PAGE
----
Wakhan Corridor #2 – The People, Tajikistan 7-2014
People in the foreign countries we are visiting are part of the joy of overland travel, and for sure, the children are the most fun. They have no fear, no set opinions, no religious or political concerns. They are just curious that strange people in a strange vehicle from a place they may never have heard of suddenly appeared. We can show them on the map on the side of camper where we live, but usually it’s beyond their imagination. A balloon, one of our photo cards or some fun stickers from our sponsors always bring smiles. When they spot our truck coming, they often run to the side of the road and wave. Our passing may be the most exciting thing that has happened all week.
In villages along the road or in the big markets, there are many wonderful women. The lines in their faces show the hard life they have endured, but the smiles are always there. Men and older boys are more interested in The Turtle V but we can’t really answer their main question, “How much does it cost.” We just say that we don’t know because we have many sponsors. To explain why a custom expedition camper might cost over $180,000 is more than they can really grasp, so we try to avoid the question. Young girls are sometimes a little shy, but their magical smiles are a treasure. Family ties are extremely important, and we try to catch a photo when mother and daughter or father and son are together.
Tajikistan is a Muslim country, but a very liberal one at that. They are Ismaili Muslim and do not observe Ramadan. There was no call to prayer in the morning. The beautiful dresses of women might shock the eye, but they did cover their often-attractive figures. On the flip side, tight jeans and form-fitting blouses were not unusual, and a headscarf very optional.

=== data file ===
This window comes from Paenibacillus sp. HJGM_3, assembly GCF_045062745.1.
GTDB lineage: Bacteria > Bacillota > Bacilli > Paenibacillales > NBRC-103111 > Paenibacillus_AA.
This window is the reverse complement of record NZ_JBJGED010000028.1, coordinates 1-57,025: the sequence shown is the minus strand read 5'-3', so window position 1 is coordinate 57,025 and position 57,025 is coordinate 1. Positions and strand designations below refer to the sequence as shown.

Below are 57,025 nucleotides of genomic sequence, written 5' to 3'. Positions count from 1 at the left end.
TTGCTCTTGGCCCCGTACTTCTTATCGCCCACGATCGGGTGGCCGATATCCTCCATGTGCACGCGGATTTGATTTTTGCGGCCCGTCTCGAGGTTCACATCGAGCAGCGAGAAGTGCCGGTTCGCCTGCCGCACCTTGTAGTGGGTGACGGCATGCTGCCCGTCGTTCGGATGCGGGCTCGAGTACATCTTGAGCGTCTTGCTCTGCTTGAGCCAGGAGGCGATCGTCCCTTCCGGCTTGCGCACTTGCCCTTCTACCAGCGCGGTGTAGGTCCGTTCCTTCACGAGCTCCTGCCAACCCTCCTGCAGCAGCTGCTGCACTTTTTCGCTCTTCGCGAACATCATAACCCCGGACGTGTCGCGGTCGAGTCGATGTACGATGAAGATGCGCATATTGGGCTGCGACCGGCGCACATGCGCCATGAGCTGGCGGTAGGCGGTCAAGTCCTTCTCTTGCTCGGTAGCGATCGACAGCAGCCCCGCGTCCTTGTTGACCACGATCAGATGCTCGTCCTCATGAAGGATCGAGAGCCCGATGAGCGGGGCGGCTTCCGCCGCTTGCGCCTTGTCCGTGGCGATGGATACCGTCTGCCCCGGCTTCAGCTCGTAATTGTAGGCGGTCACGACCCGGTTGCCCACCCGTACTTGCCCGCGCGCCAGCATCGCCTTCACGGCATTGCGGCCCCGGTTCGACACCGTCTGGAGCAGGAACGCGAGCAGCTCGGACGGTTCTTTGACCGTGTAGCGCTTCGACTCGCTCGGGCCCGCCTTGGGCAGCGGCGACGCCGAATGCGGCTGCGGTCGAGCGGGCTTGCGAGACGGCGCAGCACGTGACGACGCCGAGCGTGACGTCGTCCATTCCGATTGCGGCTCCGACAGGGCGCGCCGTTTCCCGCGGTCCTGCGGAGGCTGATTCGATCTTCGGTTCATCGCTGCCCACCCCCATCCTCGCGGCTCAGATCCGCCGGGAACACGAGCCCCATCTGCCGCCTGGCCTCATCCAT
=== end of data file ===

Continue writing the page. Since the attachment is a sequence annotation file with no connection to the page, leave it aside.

From Turkey and east through the Stans, Monika’s worry of how she must dress and act in these Muslim countries turned out to be unfounded. Always wearing a headscarf and a full-length skirt with a long-sleeve shirt was not necessary, and being able to look men in the eye and shake their hands was not a problem. In fact, as we have done in Mexico and South America for years, when we reach a border check or a police ID stop, I stay in the truck and Monika gets out with our paperwork. The guards, all men, show her ultimate respect and perhaps are even a little thrown off guard that they are dealing with an attractive woman. The “macho man” relation is out the door. It’s kind of funny to watch.
Everyone you see in these photos and all that we met were neat and clean so it is hard to imagine that most did not have running water in their homes nor “bathrooms” as we imagine them. Often the best was an outhouse in the backyard with a “squat hole” and a pitcher of water.
After driving the Wakhan Corridor, we returned via the Pamir Highway back to Khorog to resupply, and that was another adventure.